Do you remember the 90s? I was an elementary student, probably about 7 when my parents bought our first computer. I remember listening to the dial up tone to get on the internet and play the math video games that my mom had found. I also remember the incessant pop ups that also came with 90s internet. Sometimes, that’s how I feel about precision ag these days. There are a lot of pop ups that are flashy and use all the right buzz words wanting you to ‘pick me, pick me, pick me.’ However, there are several things about precision ag that these companies often leave out of their messaging that can be surprising. 5 of those things that can often surprise people are:
- There are no magic algorithms
- Achieving higher yields isn’t the best way to measure success
- You don’t need to be a data scientist or technology expert to use your data and equipment to its full ability
- Hiring an advisor you trust will help you become a more efficient and profitable farmer
- You've never learned it all
There are no magic algorithms
There is no such thing as a perfect magic algorithm. Finding the right product placement, rate, or timing is a constant trialing and evaluation cycle. It doesn’t have to be a headache of a process, though. A lot of our machines have rate control capability and trials that can be loaded right into the controller. At Premier Crop, we can automate these trials through what we call Enhanced Learning Blocks. These are randomized and replicated trials that will tell your machine to change rate, turn off, turn on, switch product, and whatever we want to test. Combining the data from the trial itself with weather data, soil samples, and applied fertility, we can start to gather what kind of agronomic environment this trial could be replicated on. They can also be aggregated to allow us to create response curves for products so we don’t question what that perfect rate might be.
Achieving higher yields isn’t the best way to measure success
As we gain better knowledge of product placement, rates, and timing, it is important to ask how we know when we have found success. Higher yield? That’s what many precision ag companies want us to believe. We can circle and map and see if it got us higher yield, but that’s only half of the picture. Agronomics are always important, but our decisions must also be advantageous to our pocketbook.
For example, let’s say this year I ran a potash trial on my field. In this trial, I had 3 different rates across an area of my field that has 280 ppm soil test K values. The rates we ran were 150 units of K, 200 units of K, and 250 units of K. That translates to 250 lbs of potash, 333 lbs of potash, and 417 lbs of potash, respectively. Our yield responses were then 225 bu, 248 bu, and 251 bu, respectively.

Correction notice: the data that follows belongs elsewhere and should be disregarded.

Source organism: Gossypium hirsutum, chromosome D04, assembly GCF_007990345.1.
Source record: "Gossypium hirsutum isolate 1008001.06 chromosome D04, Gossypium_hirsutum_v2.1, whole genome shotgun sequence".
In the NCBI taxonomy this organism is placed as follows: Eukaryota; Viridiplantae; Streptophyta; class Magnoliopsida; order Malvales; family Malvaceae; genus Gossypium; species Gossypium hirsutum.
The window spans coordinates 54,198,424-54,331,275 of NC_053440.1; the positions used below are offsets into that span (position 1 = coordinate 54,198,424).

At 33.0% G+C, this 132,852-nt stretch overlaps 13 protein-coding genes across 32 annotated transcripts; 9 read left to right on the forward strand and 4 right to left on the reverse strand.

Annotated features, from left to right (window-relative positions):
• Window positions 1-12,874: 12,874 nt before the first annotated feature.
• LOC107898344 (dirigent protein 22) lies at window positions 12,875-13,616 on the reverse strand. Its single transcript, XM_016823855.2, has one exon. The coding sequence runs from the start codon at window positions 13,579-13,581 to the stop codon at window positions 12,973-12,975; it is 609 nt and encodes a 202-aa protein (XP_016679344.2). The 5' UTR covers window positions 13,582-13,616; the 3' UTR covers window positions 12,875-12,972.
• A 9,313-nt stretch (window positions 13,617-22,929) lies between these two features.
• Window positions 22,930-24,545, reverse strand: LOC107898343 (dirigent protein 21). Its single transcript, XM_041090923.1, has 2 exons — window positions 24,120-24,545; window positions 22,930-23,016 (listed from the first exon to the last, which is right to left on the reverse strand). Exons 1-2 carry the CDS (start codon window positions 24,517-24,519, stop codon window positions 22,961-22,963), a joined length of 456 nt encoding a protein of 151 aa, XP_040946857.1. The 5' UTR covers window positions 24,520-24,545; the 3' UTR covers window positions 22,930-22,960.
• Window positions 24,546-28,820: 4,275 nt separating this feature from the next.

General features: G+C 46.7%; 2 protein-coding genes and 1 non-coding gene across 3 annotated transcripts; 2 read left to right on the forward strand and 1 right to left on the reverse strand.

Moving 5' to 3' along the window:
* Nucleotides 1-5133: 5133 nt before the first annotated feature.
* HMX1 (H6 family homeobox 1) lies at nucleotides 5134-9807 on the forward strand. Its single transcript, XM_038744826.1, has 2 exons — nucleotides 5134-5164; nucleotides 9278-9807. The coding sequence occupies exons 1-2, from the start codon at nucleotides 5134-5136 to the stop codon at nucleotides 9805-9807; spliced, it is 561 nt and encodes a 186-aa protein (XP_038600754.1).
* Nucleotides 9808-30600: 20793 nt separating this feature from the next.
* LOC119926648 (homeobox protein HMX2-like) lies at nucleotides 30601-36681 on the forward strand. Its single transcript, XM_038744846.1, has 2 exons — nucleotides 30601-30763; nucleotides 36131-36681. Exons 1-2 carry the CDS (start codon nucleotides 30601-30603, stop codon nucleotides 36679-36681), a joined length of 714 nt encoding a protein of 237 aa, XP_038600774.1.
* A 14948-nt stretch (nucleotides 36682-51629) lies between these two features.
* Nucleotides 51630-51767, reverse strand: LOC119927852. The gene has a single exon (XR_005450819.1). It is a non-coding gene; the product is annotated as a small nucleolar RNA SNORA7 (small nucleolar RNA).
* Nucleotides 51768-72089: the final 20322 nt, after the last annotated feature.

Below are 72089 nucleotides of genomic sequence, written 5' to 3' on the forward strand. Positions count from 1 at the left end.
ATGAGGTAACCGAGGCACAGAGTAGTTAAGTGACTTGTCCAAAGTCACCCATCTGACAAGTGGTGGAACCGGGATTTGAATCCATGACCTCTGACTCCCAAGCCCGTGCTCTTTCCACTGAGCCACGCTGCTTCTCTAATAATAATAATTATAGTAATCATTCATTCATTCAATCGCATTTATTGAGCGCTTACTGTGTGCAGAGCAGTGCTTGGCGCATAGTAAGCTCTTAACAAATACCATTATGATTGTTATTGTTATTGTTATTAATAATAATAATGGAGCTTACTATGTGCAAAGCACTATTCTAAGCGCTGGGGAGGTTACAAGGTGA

We continued to see an increase in each application, but do they all make sense economically for us? Let’s say that potash is $400/ton, application is $8/ac, and we sell our corn for $5/bu. Which is the best rate in these economic conditions? When we increased our potash from 250 to 333, we gained an additional revenue of +$90.33/ac. However, continuing to go from 333 lbs to 417 lbs, only increased our yield by an additional 3 bushels, we actually lost -$9.67/ac. Yield is only part of the picture, we need to take economics into account, too, especially as we move into a fall with extremely high fertilizer prices. Being confident in the input decisions we make eliminates the emotion that comes with seeing prices rise so fast.
You don’t need to be a data scientist or technology expert to use your data and equipment to its full ability
That was a lot of math we worked through in the last point for only one input decision. But, with the right technology and advisor working alongside you, you don’t need to be a math, tech, or data guru to make these decisions every single day. It’s important for you and your advisor to sit down and decide what your goals are moving into the next crop year. From there, determine what you could trial for the coming year. Question whether or not you can still push your fertility and see a return. Or consider backing down your seed in lower productivity areas without sacrificing yield. Perhaps you want to know if that starter rate you’ve been using is doing your crop any good.
Hiring an advisor you trust will help you become a more efficient and profitable farmer
Having a trusted advisor help you along the way is a huge asset to your farm operation. Agronomy is complex, but using a software that can combine agronomic factors and delve into the relationships happening in your fields through trialing, customized rec equations for different parts of your field, or visuals of your economic and agronomic data married together can take your operation to the next level. Also, having an advisor that isn’t tied to certain products can increase your level of trust, because their number one goal is to make you a better farmer. Going forward, you’re going to want to have a data partner you can rely on to provide confident, unbiased advice in order for you to achieve higher profitability.
You’ve never learned it all
The last surprising thing a lot of people don’t realize when they jump into the precision ag world is that there is never going to be a time we have all the answers. I had a grower last winter ask me, “I can see the immediate benefit of doing business with you but what is my long-term gain?” That is such a great question because it allowed us time to talk about expectations. For years, our founder Dan Frieberg has talked about the rain barrel, and finding the lowest stave that may be hindering your yield. But we often forget that once we have raised that stave, another becomes the lowest. This is a continuous process that we work on with you. There is always some way to improve yield, ROI, or efficiency. We are here to help you find it. Contact us today to get started.